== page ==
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Author Topic: AML/KYC Explained  (Read 202787 times)
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March 20, 2018, 05:42:33 PM
 #241

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March 21, 2018, 05:49:41 PM
 #242

What is KYC ?

Know your customer (KYC) refers to due diligence activities that financial institutions and other regulated companies must perform to ascertain relevant information from their clients for the purpose of doing business with them. The term is also used to refer to the bank regulation which governs these activities. Know Your Customer processes are also employed by companies of all sizes for the purpose of ensuring their proposed agents', consultants' or distributors' anti-bribery compliance. Banks, insurers and export credit agencies are increasingly demanding that customers provide detailed anti-corruption due diligence information, to verify their probity and integrity.


Who has to enforce KYC ?

Know your customer (KYC) falls under the responsability of each financial institution and/or regulated company.

The regulations require these entities to adopt KYC procedures.  It assists them in knowing / understanding the customers and their financial dealings better to monitor their transactions for identification and prevention of suspicious transactions.


KYC Recommendations

KYC controls typically include the following:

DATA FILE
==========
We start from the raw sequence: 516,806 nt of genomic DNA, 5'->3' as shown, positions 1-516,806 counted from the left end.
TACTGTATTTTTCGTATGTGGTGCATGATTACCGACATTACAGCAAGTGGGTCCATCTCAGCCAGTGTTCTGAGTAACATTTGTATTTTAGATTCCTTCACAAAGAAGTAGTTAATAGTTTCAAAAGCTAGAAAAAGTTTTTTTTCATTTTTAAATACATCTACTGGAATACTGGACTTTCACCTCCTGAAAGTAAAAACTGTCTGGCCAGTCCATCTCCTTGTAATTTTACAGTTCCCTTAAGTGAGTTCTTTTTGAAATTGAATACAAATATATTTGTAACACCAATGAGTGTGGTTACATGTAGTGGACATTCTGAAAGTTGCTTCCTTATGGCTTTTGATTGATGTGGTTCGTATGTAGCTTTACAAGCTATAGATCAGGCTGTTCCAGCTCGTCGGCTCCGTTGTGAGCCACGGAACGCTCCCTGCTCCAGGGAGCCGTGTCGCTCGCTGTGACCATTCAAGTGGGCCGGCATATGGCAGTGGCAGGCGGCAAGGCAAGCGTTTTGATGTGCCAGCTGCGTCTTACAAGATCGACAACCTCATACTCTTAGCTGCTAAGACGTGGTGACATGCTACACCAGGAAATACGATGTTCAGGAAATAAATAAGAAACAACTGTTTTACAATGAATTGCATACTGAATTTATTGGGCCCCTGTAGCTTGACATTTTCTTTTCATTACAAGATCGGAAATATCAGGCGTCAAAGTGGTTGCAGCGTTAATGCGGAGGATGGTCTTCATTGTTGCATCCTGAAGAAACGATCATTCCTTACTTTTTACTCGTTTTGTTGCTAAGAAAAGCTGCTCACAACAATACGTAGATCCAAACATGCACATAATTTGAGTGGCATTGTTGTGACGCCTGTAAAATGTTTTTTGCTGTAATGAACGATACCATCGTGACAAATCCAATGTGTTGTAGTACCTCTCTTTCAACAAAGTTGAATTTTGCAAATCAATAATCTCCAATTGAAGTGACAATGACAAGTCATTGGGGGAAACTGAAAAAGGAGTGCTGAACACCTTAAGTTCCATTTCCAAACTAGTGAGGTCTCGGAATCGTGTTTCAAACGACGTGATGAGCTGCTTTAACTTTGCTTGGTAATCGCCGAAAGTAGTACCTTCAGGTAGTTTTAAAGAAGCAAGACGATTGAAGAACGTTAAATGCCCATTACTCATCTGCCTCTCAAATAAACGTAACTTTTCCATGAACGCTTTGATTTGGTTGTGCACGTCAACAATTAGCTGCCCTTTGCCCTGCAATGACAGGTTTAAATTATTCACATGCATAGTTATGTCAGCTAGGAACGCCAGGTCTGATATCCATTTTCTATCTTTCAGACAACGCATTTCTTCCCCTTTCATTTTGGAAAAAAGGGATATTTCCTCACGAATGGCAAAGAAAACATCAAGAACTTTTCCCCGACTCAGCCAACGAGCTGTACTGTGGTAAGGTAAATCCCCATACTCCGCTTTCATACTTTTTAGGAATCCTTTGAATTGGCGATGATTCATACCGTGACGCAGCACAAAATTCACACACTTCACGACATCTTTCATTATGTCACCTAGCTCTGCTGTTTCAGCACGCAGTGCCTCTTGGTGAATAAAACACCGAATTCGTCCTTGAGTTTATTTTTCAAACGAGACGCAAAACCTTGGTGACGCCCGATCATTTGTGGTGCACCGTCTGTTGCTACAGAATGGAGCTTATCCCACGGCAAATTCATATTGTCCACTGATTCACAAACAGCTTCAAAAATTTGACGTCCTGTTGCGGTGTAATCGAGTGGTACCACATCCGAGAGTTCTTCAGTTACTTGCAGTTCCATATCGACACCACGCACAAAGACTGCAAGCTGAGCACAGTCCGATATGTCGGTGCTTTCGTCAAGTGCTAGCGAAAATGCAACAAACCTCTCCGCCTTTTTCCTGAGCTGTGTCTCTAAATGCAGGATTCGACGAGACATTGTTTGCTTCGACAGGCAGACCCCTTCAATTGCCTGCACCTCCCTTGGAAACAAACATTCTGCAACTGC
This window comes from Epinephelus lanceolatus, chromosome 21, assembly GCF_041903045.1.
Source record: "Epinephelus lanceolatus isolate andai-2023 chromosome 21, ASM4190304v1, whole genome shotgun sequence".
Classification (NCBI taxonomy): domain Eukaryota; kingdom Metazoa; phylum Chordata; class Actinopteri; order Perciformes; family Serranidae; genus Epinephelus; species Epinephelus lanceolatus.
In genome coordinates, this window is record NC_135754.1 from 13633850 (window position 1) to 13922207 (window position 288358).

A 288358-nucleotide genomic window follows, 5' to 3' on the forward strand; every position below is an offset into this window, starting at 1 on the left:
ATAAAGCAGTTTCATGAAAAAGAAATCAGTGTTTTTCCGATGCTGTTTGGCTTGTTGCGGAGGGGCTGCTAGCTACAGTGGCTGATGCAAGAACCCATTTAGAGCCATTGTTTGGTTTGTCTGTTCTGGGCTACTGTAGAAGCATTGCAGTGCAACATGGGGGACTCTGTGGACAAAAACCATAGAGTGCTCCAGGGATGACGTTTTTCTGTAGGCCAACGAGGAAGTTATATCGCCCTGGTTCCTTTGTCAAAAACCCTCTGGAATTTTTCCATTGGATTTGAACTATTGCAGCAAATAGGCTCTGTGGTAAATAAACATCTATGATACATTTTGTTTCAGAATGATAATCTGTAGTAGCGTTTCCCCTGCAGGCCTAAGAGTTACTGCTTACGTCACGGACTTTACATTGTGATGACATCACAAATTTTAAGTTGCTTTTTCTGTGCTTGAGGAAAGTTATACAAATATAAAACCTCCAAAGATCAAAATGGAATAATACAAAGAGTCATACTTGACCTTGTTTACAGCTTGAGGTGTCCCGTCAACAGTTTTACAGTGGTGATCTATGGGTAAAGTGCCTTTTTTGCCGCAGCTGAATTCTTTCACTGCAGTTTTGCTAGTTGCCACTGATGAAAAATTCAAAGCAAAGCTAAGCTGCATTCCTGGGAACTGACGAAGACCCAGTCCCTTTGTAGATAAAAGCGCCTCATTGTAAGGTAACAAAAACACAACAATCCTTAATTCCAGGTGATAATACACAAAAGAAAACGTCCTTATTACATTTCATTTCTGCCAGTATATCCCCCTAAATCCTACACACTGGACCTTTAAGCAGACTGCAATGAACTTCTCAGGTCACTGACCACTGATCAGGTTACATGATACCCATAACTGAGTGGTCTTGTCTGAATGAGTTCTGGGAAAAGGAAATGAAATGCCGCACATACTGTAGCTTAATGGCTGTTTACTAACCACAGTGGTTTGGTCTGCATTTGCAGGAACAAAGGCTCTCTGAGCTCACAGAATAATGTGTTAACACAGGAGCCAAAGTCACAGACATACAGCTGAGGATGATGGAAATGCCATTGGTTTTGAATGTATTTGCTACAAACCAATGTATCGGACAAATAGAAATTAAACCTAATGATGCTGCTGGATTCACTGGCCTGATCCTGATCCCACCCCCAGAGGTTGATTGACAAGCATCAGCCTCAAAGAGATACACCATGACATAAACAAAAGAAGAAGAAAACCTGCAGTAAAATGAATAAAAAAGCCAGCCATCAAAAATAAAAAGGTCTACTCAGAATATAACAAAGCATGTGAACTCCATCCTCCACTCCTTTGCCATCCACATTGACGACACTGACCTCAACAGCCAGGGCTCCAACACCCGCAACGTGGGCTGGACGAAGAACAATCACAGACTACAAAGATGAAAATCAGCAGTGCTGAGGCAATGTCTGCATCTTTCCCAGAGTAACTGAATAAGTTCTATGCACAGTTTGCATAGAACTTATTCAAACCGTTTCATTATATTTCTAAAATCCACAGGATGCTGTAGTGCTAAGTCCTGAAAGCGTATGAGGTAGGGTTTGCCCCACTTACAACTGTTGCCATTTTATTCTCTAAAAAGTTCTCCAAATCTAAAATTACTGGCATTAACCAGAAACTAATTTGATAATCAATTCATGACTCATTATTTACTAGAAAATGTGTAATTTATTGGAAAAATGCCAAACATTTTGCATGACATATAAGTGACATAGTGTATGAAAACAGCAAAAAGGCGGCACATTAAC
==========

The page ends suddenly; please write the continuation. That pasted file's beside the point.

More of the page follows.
- Collection and analysis of basic identity information (referred to in US regulations and practice a "Customer Identification Program" or CIP)
- Name matching against lists of known parties (such as "politically exposed person" or PEP)
- Determination of the customer's risk in terms of propensity to commit money laundering, terrorist finance, or identity theft
- Creation of an expectation of a customer's transactional behavior
- Monitoring of a customer's transactions against their expected behaviour and recorded profile as well as that of the customer's peers

KYC Jurisdiction and Locality

KYC regulations are local, and differ from country to country. Jurisdiction is also, on a coutry to country basis.

To know more about your specific country, visit: http://kycmap.com


KYC and Bitcoin Exchanges

Stricter KYC policies:

Bitstamp   https://www.bitstamp.net/privacy-policy/
Bitfinex       https://www.bitfinex.com/pages/tos  or refer inquiries to compliance@bitfinex.com
BTCChina   (only since new PBOC guidance, Dec 2013) (link?)
Cavirtex   https://www.cavirtex.com/faq
Coinbase    https://coinbase.com/legal/privacy
Kraken       https://www.kraken.com/legal/verification (their General Counsel, Constance Choi is a well known specialist in the Regulatory and Compliance field)
Cryptonit    https://cryptonit.net/regulations


Loose or non-existant KYC policies:

BTC-e   (??)
Crypsty   (??)
LocalBitcoin (p2p based, limited KYC?)




What is AML?